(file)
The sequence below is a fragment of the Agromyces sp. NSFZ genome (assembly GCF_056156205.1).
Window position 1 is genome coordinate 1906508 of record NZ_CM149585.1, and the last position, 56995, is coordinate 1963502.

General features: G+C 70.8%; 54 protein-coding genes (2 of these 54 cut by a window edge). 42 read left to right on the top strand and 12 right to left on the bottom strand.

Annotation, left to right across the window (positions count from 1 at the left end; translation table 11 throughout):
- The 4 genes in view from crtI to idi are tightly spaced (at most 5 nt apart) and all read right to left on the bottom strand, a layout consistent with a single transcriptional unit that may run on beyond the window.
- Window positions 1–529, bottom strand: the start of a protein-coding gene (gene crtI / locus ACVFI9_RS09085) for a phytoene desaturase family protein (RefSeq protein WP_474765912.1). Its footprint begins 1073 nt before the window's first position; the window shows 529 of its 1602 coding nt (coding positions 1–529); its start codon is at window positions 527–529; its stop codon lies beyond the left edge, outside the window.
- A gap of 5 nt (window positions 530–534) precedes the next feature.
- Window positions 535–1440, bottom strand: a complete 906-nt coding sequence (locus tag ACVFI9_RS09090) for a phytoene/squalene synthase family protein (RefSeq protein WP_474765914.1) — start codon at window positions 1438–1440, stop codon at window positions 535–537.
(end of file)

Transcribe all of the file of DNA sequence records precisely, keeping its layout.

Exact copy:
The sequence below is a fragment of the Agromyces sp. NSFZ genome (assembly GCF_056156205.1).
Window position 1 is genome coordinate 1906508 of record NZ_CM149585.1, and the last position, 56995, is coordinate 1963502.

General features: G+C 70.8%; 54 protein-coding genes (2 of these 54 cut by a window edge). 42 read left to right on the top strand and 12 right to left on the bottom strand.

Annotation, left to right across the window (positions count from 1 at the left end; translation table 11 throughout):
- The 4 genes in view from crtI to idi are tightly spaced (at most 5 nt apart) and all read right to left on the bottom strand, a layout consistent with a single transcriptional unit that may run on beyond the window.
- Window positions 1–529, bottom strand: the start of a protein-coding gene (gene crtI / locus ACVFI9_RS09085) for a phytoene desaturase family protein (RefSeq protein WP_474765912.1). Its footprint begins 1073 nt before the window's first position; the window shows 529 of its 1602 coding nt (coding positions 1–529); its start codon is at window positions 527–529; its stop codon lies beyond the left edge, outside the window.
- A gap of 5 nt (window positions 530–534) precedes the next feature.
- Window positions 535–1440, bottom strand: a complete 906-nt coding sequence (locus tag ACVFI9_RS09090) for a phytoene/squalene synthase family protein (RefSeq protein WP_474765914.1) — start codon at window positions 1438–1440, stop codon at window positions 535–537.